Scented blogs

More bluebells... just because....

If only we had blogs that allowed us to share the fragrance of things, as well as the visual beauty..... You would love, as I did, wandering the little woodland pathways, immersed in the delicate, sweet scent of all these flowers. (That's one way of proving they are predominantly native, as the introduced Spanish ones don't have a scent.)

(Think of all the other benefits of scented blogs - I would be able to smell Betsy's baking!) 

Tuesday, 13 May 2014

Going native

Native English bluebells, such a pretty sight, giving that characteristic 'purple haze' effect across the woodland floor. Hirst Wood is a prime location and is full of them at this time of year; the ancient woodland with its light tree canopy gives just the dappled, shady conditions the plants love.

I went a bit mad with the camera! Only because they are one of my favourite sights and one reason I am very happy to live in England.

Monday, 12 May 2014


Time for another walk - very local, this one - through the ancient woodland known as Hirst Wood. Bounded on one side by the Leeds-Liverpool Canal and on the other by the railway line, it is not a huge area but it is a much-loved beauty spot, popular with dog-walkers. The trees are predominantly beech, birch and oak, growing on a moraine of gravel and boulders left by a retreating glacier 10000 years ago. But its treasure is the extensive carpet of bluebells that covers the woodland floor in May - just tantalising hint in this photo.

Sunday, 11 May 2014


Even the cows round here are ancient.

Saturday, 10 May 2014

New and old

There's a new venture started up in Saltaire. There used to be a 'waterbus' giving regular trips along the canal but that ceased several years ago. Since then, apart from a few special cruises arranged at the Festival weekends, there has been nothing. Now an enterprising boat owner is running regular short trips on the aptly-named 'Titus', from the Victoria Road bridge. At only £4 a trip, it's a pleasant way to spend half an hour or so. Cruising past Salts Mill and the church, you can imagine yourself back in a time when life was taken at a slower pace and the waterway passing through the village was a crucial artery for trade.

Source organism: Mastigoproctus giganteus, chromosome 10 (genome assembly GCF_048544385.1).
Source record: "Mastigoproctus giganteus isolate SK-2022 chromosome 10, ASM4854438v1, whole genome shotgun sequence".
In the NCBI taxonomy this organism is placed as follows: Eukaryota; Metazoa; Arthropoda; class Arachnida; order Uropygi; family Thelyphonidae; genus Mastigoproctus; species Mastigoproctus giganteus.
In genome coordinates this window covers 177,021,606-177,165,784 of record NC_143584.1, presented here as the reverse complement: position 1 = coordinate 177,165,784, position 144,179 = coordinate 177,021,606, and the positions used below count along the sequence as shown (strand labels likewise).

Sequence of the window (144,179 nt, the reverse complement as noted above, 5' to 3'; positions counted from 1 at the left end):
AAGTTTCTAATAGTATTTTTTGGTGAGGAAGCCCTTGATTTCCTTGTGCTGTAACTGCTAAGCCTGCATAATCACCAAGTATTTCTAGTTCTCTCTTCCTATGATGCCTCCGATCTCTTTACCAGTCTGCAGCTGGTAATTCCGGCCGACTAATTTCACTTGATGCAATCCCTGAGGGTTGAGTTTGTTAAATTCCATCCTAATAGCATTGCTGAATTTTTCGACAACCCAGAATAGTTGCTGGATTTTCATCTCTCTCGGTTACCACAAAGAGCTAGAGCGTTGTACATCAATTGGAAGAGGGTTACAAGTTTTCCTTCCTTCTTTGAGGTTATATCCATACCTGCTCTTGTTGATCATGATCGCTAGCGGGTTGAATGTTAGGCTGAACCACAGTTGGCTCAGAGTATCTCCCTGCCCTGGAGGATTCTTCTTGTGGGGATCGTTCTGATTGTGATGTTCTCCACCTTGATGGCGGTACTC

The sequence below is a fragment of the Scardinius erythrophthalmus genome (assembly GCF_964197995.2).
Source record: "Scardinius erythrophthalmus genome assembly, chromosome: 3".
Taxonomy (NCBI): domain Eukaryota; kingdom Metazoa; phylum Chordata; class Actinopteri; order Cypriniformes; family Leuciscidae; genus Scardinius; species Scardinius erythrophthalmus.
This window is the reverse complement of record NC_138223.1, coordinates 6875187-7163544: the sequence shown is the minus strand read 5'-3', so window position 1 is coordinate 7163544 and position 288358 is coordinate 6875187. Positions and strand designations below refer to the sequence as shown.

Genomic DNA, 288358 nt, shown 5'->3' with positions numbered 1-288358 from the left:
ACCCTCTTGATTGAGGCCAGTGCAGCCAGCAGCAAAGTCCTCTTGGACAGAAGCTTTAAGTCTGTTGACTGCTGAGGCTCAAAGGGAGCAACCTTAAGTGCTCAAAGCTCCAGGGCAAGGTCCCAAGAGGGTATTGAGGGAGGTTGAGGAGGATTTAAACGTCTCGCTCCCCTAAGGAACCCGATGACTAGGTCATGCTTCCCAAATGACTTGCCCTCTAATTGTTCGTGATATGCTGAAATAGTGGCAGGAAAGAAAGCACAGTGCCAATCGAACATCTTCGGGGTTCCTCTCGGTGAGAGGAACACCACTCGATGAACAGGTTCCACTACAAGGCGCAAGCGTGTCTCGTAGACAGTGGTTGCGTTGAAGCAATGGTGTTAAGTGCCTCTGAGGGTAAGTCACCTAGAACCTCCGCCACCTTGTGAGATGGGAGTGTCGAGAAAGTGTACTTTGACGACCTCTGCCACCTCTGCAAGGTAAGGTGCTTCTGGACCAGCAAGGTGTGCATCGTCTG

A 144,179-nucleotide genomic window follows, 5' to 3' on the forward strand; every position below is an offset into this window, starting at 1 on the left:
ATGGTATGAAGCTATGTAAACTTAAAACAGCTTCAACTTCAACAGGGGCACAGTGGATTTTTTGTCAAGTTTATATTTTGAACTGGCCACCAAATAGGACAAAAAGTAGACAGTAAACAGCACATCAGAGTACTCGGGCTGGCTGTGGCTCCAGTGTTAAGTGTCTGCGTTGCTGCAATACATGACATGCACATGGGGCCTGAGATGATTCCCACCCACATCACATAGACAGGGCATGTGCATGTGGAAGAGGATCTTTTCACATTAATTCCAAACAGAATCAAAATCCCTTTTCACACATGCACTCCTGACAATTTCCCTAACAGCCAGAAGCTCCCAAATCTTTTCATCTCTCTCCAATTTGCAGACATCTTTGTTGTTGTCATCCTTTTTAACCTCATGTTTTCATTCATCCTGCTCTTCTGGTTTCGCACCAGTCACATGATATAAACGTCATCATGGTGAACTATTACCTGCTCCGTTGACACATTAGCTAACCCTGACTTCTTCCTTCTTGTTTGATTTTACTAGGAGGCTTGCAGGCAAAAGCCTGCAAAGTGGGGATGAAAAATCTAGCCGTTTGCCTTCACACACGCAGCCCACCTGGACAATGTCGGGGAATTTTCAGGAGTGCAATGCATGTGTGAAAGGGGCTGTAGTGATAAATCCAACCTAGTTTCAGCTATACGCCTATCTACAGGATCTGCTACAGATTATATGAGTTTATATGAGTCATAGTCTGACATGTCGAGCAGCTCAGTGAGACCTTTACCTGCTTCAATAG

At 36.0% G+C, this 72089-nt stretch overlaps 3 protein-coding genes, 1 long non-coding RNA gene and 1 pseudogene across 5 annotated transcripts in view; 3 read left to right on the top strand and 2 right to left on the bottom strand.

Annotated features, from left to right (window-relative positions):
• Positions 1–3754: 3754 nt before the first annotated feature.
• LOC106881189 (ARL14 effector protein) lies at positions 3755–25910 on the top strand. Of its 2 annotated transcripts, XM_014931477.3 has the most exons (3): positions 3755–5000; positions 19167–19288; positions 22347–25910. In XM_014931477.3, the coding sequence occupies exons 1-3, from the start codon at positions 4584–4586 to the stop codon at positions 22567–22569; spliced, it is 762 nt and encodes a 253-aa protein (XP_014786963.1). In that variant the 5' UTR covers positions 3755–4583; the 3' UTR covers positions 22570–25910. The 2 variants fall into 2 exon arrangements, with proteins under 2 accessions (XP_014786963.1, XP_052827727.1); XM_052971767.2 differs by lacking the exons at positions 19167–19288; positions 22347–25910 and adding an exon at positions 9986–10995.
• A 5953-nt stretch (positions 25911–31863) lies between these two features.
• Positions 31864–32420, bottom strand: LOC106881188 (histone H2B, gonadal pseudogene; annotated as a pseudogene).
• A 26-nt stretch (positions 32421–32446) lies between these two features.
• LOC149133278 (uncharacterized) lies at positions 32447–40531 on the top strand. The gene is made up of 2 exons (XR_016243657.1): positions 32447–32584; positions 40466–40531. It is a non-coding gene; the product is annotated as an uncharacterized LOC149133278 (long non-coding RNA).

Friday, 9 May 2014

Ogden green

Spring greens - part of a healthy diet!
When I set off for a walk it was sunny but quite quickly the cloud came over.  It was a pity; it made my photos pretty dull compared to how they could have been. As a compensation, there was hardly any breeze so the reflections were good. This is Ogden Water near Halifax, an old reservoir that's now a nature reserve.

I was reading about 'negative' and 'positive' space in photos and how you need to try to balance them (or not, depending on the feeling you want to create in an image). I think that's what this photo is all about.

Thursday, 8 May 2014

Tiptoe through the tulips